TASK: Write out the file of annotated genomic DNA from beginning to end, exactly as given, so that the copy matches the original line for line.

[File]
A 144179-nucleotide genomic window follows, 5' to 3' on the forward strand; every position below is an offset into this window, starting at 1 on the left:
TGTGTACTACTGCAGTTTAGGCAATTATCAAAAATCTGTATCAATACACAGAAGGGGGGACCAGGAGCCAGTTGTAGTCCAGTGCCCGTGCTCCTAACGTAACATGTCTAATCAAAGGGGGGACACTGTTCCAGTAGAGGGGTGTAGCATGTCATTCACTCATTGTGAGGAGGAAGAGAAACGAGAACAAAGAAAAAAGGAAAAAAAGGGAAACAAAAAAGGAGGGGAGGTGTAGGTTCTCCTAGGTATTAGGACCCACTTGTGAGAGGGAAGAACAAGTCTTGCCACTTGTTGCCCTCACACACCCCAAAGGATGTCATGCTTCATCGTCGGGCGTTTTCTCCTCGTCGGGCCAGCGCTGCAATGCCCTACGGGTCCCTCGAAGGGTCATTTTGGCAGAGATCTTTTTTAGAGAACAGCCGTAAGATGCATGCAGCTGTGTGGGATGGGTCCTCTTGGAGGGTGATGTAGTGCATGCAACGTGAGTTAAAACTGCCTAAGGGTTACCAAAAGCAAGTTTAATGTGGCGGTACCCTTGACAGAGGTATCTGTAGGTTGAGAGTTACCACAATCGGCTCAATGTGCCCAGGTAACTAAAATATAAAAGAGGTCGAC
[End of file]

A 144179-nucleotide genomic window follows, 5' to 3' on the forward strand; every position below is an offset into this window, starting at 1 on the left:
TGTGTACTACTGCAGTTTAGGCAATTATCAAAAATCTGTATCAATACACAGAAGGGGGGACCAGGAGCCAGTTGTAGTCCAGTGCCCGTGCTCCTAACGTAACATGTCTAATCAAAGGGGGGACACTGTTCCAGTAGAGGGGTGTAGCATGTCATTCACTCATTGTGAGGAGGAAGAGAAACGAGAACAAAGAAAAAAGGAAAAAAAGGGAAACAAAAAAGGAGGGGAGGTGTAGGTTCTCCTAGGTATTAGGACCCACTTGTGAGAGGGAAGAACAAGTCTTGCCACTTGTTGCCCTCACACACCCCAAAGGATGTCATGCTTCATCGTCGGGCGTTTTCTCCTCGTCGGGCCAGCGCTGCAATGCCCTACGGGTCCCTCGAAGGGTCATTTTGGCAGAGATCTTTTTTAGAGAACAGCCGTAAGATGCATGCAGCTGTGTGGGATGGGTCCTCTTGGAGGGTGATGTAGTGCATGCAACGTGAGTTAAAACTGCCTAAGGGTTACCAAAAGCAAGTTTAATGTGGCGGTACCCTTGACAGAGGTATCTGTAGGTTGAGAGTTACCACAATCGGCTCAATGTGCCCAGGTAACTAAAATATAAAAGAGGTCGAC